Types of advent calendars

In the past, my kids have had those commercial cardboard advent calendars with cheap and nasty chocolate inside. I’ve always wanted to do something better but it gets to 1 December and I haven’t set anything up so back we go to the easy but meaningless commercial stuff.

Advent calendar graphic

twenty-four surprises is the fun of an advent calendar!

There’s still a good chance I won’t do better this year but at least I’m thinking about it ahead of usual…

I know you can put chocolates in envelopes (one for each day) or stick little bags on a page instead, but I want a little more exciting than that. I’ve heard of good ideas in the past but nothing is coming back when I need it to. So what advent calendar ideas do you have? Which ones have worked well?


 *Image courtesy of iguanasbear, 123rf 

Keep Christmas colours, not gender nonsense

I hope it’s ok that I have a whinge here! But it really annoys me that so much of the ‘first Christmas’ stuff is only in pink and blue.

For one thing, I am still pregnant so don’t know if I’m having a boy or girl (I’m due on 20 December so buying in advance is pretty necessary!). But I don’t want lots of pink or blue according to gender anyway.

Christmas Eve - red stockings, tree, snack for Santa

Traditional red stockings suit many people more than pink or blue stockings

I see no reason to distinguish between genders with colours at the best of times, but at Christmas I would much prefer red or green to stick with Christmas – or maybe purple as that is a trendy Christmas theme colour.

Is it just me or can we tell shops to get rid of gender-based Christmas gimmicks and concentrate on Christmas as the only necessary theme?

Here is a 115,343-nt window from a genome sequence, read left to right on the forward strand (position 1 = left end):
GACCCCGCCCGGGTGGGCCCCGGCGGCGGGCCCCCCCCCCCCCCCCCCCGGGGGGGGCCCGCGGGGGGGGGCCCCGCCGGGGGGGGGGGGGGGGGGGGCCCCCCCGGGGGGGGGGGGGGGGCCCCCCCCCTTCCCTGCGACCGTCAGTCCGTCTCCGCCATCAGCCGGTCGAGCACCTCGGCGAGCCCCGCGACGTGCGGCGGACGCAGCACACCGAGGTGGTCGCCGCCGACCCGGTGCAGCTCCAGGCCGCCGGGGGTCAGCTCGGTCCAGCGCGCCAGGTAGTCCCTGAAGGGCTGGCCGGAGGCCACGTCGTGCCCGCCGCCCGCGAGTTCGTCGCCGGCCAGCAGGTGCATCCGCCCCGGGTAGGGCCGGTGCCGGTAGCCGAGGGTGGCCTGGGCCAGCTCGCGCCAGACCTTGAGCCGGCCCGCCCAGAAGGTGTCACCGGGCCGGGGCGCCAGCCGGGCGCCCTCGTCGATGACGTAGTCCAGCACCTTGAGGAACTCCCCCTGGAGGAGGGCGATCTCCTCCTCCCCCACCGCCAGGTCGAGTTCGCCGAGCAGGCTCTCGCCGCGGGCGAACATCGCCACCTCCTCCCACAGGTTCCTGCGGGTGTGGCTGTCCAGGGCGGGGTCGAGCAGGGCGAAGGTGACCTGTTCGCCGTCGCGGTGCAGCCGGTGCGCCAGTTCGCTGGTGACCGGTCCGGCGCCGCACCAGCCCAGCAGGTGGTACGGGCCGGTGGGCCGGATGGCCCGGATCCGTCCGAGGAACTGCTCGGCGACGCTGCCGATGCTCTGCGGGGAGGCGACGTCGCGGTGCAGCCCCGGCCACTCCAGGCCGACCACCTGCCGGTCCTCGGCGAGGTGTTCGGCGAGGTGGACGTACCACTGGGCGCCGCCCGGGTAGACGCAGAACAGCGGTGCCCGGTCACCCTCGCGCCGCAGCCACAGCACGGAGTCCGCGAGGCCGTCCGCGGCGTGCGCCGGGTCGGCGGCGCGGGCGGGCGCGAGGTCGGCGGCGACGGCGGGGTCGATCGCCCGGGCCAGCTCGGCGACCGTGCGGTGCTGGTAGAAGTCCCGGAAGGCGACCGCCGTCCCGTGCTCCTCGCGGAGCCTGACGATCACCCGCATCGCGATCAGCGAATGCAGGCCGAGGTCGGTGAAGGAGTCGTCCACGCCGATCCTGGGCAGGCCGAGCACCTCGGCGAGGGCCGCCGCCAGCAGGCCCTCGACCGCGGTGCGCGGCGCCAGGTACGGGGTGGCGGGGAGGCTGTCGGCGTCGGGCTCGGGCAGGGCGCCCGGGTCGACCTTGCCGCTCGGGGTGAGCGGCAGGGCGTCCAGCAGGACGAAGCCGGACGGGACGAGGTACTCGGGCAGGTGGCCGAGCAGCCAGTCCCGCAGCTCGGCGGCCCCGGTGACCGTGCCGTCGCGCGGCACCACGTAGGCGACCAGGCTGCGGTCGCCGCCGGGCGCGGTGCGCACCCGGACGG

Edible snowflakes

Ok, they aren’t part of an Aussie Christmas, but snowflakes do have a traditional Xmas feel and these ones are quite yummy 🙂

To make 60 snowflakes…

Sanat's cabin in Canada!

A white Christmas in Canada has snowflakes – Aussies need edible snowflakes!

2 cup icing sugar
5.5 cups plain flour
250 g butter
2 eggs
2.5 tsp vanilla essence

get eggs to room temperature.
Cube butter and put back in fridge
mix flour and 1.5 cup sugar together then add butter.
Blend until you get a mixture looking like fine breadcrumbs.
Mix in eggs and vanilla essence until a dough forms.
Knead dough until lower surface is smooth.
Push dough into two circles about 20 cm across and wrap in grease-proof paper. Put in fridge for an hour or so – should be firm to touch.
roll out dough until about 5mm thick – sticks less if you put it between sheets of baking paper.
If you can find a snowflake cutter, now is when to use it! If not, use a star cutter and a knife to adjust it or try a Christmas tree cutter (instead of snowflakes or join two together for a snowflake-ish look).
Put trays of biscuits into fridge for 30 minutes.
Pre-heat over to 180 Celsius and prepare baking trays (grease or use baking paper).
bake for about 10 minutes
cool completely on trays then dust with icing sugar to enhance the snow feeling.


Share your Christmas story